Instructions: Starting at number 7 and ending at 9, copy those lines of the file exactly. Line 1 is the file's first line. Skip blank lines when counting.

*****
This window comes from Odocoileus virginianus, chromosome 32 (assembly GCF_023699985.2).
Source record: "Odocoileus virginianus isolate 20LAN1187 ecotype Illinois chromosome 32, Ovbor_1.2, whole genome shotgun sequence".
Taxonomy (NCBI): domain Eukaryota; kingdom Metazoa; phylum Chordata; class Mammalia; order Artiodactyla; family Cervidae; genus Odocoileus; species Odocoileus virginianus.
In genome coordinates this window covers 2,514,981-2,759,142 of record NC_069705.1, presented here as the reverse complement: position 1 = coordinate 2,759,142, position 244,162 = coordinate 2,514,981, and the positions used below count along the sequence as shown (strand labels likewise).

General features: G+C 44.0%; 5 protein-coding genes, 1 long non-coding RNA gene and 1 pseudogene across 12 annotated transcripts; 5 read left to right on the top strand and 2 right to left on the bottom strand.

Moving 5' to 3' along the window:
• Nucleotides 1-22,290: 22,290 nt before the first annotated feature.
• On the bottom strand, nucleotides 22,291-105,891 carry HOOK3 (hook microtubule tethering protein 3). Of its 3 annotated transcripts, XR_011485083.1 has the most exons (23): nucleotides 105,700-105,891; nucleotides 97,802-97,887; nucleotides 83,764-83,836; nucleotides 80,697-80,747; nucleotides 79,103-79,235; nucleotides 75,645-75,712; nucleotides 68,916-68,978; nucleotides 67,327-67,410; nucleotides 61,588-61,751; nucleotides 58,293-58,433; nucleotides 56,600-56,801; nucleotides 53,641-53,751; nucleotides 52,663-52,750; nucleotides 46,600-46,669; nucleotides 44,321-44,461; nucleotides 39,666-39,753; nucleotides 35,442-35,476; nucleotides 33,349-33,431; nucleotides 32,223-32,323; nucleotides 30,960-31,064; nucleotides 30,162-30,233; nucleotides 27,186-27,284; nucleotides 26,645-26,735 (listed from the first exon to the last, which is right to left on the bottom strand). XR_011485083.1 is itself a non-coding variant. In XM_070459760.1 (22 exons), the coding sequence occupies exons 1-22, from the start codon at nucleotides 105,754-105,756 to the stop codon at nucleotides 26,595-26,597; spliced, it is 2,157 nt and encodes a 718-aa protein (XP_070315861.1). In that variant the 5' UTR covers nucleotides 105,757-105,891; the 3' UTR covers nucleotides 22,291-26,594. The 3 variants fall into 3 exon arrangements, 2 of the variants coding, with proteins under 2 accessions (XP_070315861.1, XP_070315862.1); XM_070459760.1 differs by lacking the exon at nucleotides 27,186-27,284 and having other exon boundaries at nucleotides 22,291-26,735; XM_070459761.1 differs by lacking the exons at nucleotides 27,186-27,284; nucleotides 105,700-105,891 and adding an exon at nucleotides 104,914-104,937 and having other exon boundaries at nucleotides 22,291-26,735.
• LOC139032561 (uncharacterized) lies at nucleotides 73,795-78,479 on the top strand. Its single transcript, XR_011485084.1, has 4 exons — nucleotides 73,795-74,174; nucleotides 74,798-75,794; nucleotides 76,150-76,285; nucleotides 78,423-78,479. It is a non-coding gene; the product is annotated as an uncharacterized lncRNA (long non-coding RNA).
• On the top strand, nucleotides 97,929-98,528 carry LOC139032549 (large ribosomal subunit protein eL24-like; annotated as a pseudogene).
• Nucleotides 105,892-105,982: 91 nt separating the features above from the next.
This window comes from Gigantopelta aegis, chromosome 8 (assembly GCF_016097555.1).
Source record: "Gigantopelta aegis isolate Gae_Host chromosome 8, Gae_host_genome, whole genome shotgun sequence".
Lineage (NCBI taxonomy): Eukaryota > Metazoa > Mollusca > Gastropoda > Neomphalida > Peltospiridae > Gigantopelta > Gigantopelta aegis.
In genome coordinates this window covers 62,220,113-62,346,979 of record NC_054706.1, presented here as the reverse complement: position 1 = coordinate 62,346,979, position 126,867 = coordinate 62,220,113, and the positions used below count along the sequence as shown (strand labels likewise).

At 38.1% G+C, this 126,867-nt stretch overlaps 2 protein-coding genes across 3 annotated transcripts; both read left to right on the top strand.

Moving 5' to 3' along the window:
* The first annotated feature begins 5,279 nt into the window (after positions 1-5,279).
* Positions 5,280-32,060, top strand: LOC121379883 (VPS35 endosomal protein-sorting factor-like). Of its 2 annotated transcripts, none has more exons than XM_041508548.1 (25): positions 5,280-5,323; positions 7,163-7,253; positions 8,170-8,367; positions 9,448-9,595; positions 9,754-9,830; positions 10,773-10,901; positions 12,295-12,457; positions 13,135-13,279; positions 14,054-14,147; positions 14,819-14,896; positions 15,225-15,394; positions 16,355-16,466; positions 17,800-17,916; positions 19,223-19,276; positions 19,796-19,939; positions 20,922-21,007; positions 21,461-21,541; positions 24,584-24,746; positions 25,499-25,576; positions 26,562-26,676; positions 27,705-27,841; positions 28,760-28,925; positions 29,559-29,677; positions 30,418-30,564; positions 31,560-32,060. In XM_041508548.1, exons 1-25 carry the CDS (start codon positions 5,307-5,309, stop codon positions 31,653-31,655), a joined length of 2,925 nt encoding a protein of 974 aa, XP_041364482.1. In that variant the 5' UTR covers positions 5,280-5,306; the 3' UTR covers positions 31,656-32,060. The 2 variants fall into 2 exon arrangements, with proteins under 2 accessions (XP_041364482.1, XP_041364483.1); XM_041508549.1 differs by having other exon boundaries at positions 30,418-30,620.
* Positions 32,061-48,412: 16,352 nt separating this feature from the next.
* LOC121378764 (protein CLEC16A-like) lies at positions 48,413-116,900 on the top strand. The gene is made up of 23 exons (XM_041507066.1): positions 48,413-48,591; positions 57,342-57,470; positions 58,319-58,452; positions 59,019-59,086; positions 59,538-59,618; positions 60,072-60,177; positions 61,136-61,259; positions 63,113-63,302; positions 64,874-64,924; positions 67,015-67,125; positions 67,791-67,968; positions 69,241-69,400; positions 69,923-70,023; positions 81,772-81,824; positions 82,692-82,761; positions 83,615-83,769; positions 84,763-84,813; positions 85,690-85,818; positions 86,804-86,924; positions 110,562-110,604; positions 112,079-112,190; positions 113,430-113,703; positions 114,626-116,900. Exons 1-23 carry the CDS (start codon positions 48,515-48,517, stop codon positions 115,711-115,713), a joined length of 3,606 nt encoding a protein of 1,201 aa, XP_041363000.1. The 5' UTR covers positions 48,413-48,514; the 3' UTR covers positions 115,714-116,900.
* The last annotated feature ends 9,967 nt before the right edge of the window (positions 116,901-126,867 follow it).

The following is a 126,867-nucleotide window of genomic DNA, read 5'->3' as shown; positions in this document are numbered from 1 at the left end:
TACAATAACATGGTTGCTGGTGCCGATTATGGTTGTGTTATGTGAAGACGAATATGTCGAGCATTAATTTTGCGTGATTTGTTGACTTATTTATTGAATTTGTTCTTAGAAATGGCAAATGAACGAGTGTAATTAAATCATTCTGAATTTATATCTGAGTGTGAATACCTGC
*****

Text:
• Nucleotides 1-22,290: 22,290 nt before the first annotated feature.
• On the bottom strand, nucleotides 22,291-105,891 carry HOOK3 (hook microtubule tethering protein 3). Of its 3 annotated transcripts, XR_011485083.1 has the most exons (23): nucleotides 105,700-105,891; nucleotides 97,802-97,887; nucleotides 83,764-83,836; nucleotides 80,697-80,747; nucleotides 79,103-79,235; nucleotides 75,645-75,712; nucleotides 68,916-68,978; nucleotides 67,327-67,410; nucleotides 61,588-61,751; nucleotides 58,293-58,433; nucleotides 56,600-56,801; nucleotides 53,641-53,751; nucleotides 52,663-52,750; nucleotides 46,600-46,669; nucleotides 44,321-44,461; nucleotides 39,666-39,753; nucleotides 35,442-35,476; nucleotides 33,349-33,431; nucleotides 32,223-32,323; nucleotides 30,960-31,064; nucleotides 30,162-30,233; nucleotides 27,186-27,284; nucleotides 26,645-26,735 (listed from the first exon to the last, which is right to left on the bottom strand). XR_011485083.1 is itself a non-coding variant. In XM_070459760.1 (22 exons), the coding sequence occupies exons 1-22, from the start codon at nucleotides 105,754-105,756 to the stop codon at nucleotides 26,595-26,597; spliced, it is 2,157 nt and encodes a 718-aa protein (XP_070315861.1). In that variant the 5' UTR covers nucleotides 105,757-105,891; the 3' UTR covers nucleotides 22,291-26,594. The 3 variants fall into 3 exon arrangements, 2 of the variants coding, with proteins under 2 accessions (XP_070315861.1, XP_070315862.1); XM_070459760.1 differs by lacking the exon at nucleotides 27,186-27,284 and having other exon boundaries at nucleotides 22,291-26,735; XM_070459761.1 differs by lacking the exons at nucleotides 27,186-27,284; nucleotides 105,700-105,891 and adding an exon at nucleotides 104,914-104,937 and having other exon boundaries at nucleotides 22,291-26,735.
• LOC139032561 (uncharacterized) lies at nucleotides 73,795-78,479 on the top strand. Its single transcript, XR_011485084.1, has 4 exons — nucleotides 73,795-74,174; nucleotides 74,798-75,794; nucleotides 76,150-76,285; nucleotides 78,423-78,479. It is a non-coding gene; the product is annotated as an uncharacterized lncRNA (long non-coding RNA).